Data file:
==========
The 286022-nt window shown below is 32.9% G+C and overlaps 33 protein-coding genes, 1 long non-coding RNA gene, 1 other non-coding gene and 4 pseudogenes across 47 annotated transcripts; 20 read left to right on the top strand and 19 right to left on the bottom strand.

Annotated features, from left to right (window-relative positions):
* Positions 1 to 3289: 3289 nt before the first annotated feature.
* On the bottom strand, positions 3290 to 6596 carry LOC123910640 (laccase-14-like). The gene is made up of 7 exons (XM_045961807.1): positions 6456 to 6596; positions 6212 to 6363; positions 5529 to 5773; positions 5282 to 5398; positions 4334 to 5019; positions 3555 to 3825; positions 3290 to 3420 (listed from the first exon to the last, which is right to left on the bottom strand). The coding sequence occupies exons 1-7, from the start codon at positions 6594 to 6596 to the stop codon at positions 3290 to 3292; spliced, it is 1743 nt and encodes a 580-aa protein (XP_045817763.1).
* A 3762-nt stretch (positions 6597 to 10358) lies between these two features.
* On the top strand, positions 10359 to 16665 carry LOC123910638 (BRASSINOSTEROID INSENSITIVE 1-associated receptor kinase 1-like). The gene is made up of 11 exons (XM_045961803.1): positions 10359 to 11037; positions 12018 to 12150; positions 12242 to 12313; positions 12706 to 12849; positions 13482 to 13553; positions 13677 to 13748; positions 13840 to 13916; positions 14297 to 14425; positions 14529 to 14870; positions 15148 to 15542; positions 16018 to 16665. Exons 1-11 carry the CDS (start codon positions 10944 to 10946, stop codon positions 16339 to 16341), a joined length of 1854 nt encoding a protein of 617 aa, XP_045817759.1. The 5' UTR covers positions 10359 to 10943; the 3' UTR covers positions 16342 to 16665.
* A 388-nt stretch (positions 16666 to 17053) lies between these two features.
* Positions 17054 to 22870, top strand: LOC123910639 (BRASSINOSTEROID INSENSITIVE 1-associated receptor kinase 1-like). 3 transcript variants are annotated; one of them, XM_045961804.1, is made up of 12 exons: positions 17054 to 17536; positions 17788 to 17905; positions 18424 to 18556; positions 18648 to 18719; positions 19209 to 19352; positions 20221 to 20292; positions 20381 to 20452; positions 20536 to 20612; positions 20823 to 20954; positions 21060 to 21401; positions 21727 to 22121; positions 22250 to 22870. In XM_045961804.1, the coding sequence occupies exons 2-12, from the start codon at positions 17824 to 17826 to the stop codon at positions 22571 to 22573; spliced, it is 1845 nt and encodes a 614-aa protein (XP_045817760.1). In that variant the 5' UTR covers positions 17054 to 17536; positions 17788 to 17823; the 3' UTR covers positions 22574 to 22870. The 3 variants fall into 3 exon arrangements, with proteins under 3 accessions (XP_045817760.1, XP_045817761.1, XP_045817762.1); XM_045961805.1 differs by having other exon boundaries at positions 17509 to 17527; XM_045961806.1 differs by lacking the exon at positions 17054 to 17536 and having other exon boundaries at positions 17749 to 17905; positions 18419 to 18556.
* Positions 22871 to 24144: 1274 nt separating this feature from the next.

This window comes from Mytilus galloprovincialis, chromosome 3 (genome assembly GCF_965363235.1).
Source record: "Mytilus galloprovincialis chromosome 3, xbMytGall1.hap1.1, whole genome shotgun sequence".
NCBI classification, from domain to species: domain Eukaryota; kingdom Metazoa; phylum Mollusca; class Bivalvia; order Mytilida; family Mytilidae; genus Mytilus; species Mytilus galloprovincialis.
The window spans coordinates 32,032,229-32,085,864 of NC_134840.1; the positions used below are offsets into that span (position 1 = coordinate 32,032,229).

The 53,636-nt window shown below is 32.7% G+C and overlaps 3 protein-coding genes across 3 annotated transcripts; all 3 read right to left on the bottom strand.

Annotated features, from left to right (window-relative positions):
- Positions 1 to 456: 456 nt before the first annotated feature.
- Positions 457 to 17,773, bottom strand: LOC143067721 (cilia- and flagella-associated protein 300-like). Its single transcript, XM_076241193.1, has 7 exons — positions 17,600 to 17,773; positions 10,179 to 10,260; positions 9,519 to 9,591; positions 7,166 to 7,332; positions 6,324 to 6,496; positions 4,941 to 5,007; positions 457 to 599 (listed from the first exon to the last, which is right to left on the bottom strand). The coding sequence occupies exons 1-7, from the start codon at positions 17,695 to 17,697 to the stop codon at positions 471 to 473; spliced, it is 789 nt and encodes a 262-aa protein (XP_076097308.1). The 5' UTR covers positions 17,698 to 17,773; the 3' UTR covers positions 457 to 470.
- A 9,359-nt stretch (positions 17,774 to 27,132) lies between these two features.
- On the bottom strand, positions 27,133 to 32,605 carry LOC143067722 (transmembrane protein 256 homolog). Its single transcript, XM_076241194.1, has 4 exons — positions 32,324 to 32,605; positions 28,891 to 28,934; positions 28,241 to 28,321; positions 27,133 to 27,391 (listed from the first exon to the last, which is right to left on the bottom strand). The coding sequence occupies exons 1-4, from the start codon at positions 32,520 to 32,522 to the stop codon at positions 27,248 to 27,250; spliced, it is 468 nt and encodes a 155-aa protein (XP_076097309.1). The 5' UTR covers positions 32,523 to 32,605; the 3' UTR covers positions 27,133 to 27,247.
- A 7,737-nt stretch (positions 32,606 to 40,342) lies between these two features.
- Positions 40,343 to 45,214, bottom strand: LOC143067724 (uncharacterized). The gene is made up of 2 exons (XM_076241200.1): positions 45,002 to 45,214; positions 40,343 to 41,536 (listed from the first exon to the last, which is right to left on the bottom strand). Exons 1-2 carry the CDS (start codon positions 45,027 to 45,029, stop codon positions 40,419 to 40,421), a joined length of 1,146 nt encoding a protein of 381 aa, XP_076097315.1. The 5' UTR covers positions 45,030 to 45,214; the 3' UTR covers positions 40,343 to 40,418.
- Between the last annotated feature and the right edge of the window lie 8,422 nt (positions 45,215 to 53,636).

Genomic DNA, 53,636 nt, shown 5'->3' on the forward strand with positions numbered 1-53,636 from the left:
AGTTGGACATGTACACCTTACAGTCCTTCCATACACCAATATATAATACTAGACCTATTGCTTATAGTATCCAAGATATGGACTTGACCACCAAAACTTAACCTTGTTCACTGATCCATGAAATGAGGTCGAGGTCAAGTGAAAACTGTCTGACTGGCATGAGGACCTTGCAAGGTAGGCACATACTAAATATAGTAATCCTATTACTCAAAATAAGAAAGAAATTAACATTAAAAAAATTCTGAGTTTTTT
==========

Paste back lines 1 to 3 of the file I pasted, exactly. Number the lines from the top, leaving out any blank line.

The 286022-nt window shown below is 32.9% G+C and overlaps 33 protein-coding genes, 1 long non-coding RNA gene, 1 other non-coding gene and 4 pseudogenes across 47 annotated transcripts; 20 read left to right on the top strand and 19 right to left on the bottom strand.

Annotated features, from left to right (window-relative positions):
* Positions 1 to 3289: 3289 nt before the first annotated feature.